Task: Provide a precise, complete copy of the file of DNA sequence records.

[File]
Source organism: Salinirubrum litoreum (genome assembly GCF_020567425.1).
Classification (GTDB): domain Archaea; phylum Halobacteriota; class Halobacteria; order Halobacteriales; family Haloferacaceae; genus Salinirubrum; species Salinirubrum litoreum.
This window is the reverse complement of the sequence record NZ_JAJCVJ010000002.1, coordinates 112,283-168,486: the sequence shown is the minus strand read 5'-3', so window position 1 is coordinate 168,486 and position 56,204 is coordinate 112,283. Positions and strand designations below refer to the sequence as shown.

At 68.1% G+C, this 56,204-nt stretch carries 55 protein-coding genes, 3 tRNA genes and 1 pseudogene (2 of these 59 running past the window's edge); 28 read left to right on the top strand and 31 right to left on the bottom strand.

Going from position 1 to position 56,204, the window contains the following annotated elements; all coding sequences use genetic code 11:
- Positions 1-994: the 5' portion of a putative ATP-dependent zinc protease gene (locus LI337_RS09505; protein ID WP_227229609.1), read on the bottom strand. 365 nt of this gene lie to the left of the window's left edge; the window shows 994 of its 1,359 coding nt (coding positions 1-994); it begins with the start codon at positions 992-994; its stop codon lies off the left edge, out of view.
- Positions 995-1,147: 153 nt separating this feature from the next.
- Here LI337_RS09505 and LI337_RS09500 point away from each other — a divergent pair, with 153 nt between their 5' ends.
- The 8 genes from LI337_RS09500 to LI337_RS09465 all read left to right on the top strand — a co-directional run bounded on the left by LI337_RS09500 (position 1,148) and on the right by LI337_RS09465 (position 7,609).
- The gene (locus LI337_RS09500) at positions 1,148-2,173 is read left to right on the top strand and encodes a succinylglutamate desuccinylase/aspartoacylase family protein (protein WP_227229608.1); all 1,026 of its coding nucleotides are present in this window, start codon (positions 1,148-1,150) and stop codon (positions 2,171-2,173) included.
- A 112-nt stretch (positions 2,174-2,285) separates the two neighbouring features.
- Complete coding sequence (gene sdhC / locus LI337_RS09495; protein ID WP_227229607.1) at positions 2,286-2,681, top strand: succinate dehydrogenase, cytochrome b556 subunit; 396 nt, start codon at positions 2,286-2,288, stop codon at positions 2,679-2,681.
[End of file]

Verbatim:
Source organism: Salinirubrum litoreum (genome assembly GCF_020567425.1).
Classification (GTDB): domain Archaea; phylum Halobacteriota; class Halobacteria; order Halobacteriales; family Haloferacaceae; genus Salinirubrum; species Salinirubrum litoreum.
This window is the reverse complement of the sequence record NZ_JAJCVJ010000002.1, coordinates 112,283-168,486: the sequence shown is the minus strand read 5'-3', so window position 1 is coordinate 168,486 and position 56,204 is coordinate 112,283. Positions and strand designations below refer to the sequence as shown.

At 68.1% G+C, this 56,204-nt stretch carries 55 protein-coding genes, 3 tRNA genes and 1 pseudogene (2 of these 59 running past the window's edge); 28 read left to right on the top strand and 31 right to left on the bottom strand.

Going from position 1 to position 56,204, the window contains the following annotated elements; all coding sequences use genetic code 11:
- Positions 1-994: the 5' portion of a putative ATP-dependent zinc protease gene (locus LI337_RS09505; protein ID WP_227229609.1), read on the bottom strand. 365 nt of this gene lie to the left of the window's left edge; the window shows 994 of its 1,359 coding nt (coding positions 1-994); it begins with the start codon at positions 992-994; its stop codon lies off the left edge, out of view.
- Positions 995-1,147: 153 nt separating this feature from the next.
- Here LI337_RS09505 and LI337_RS09500 point away from each other — a divergent pair, with 153 nt between their 5' ends.
- The 8 genes from LI337_RS09500 to LI337_RS09465 all read left to right on the top strand — a co-directional run bounded on the left by LI337_RS09500 (position 1,148) and on the right by LI337_RS09465 (position 7,609).
- The gene (locus LI337_RS09500) at positions 1,148-2,173 is read left to right on the top strand and encodes a succinylglutamate desuccinylase/aspartoacylase family protein (protein WP_227229608.1); all 1,026 of its coding nucleotides are present in this window, start codon (positions 1,148-1,150) and stop codon (positions 2,171-2,173) included.
- A 112-nt stretch (positions 2,174-2,285) separates the two neighbouring features.
- Complete coding sequence (gene sdhC / locus LI337_RS09495; protein ID WP_227229607.1) at positions 2,286-2,681, top strand: succinate dehydrogenase, cytochrome b556 subunit; 396 nt, start codon at positions 2,286-2,288, stop codon at positions 2,679-2,681.